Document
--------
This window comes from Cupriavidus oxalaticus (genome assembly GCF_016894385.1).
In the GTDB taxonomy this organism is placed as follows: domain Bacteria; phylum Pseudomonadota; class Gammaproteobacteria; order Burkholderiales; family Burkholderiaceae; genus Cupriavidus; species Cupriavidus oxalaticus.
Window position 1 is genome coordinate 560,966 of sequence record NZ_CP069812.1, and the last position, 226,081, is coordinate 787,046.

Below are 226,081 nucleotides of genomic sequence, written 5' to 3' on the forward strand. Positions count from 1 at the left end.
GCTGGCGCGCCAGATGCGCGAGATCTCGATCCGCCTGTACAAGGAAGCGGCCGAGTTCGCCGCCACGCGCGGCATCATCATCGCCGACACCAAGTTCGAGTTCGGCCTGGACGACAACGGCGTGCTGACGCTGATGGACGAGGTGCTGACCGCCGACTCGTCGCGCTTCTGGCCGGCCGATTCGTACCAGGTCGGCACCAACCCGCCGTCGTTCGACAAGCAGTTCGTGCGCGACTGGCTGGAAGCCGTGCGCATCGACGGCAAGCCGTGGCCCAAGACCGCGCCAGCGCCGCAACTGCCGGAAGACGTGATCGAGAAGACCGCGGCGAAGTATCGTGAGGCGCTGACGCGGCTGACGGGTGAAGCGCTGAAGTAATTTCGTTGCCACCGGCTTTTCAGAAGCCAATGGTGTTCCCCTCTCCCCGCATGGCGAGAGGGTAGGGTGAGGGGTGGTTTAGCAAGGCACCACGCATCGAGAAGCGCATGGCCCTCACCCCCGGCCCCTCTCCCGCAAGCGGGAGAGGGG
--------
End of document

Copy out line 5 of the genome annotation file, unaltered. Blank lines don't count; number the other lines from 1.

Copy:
GCTGGCGCGCCAGATGCGCGAGATCTCGATCCGCCTGTACAAGGAAGCGGCCGAGTTCGCCGCCACGCGCGGCATCATCATCGCCGACACCAAGTTCGAGTTCGGCCTGGACGACAACGGCGTGCTGACGCTGATGGACGAGGTGCTGACCGCCGACTCGTCGCGCTTCTGGCCGGCCGATTCGTACCAGGTCGGCACCAACCCGCCGTCGTTCGACAAGCAGTTCGTGCGCGACTGGCTGGAAGCCGTGCGCATCGACGGCAAGCCGTGGCCCAAGACCGCGCCAGCGCCGCAACTGCCGGAAGACGTGATCGAGAAGACCGCGGCGAAGTATCGTGAGGCGCTGACGCGGCTGACGGGTGAAGCGCTGAAGTAATTTCGTTGCCACCGGCTTTTCAGAAGCCAATGGTGTTCCCCTCTCCCCGCATGGCGAGAGGGTAGGGTGAGGGGTGGTTTAGCAAGGCACCACGCATCGAGAAGCGCATGGCCCTCACCCCCGGCCCCTCTCCCGCAAGCGGGAGAGGGG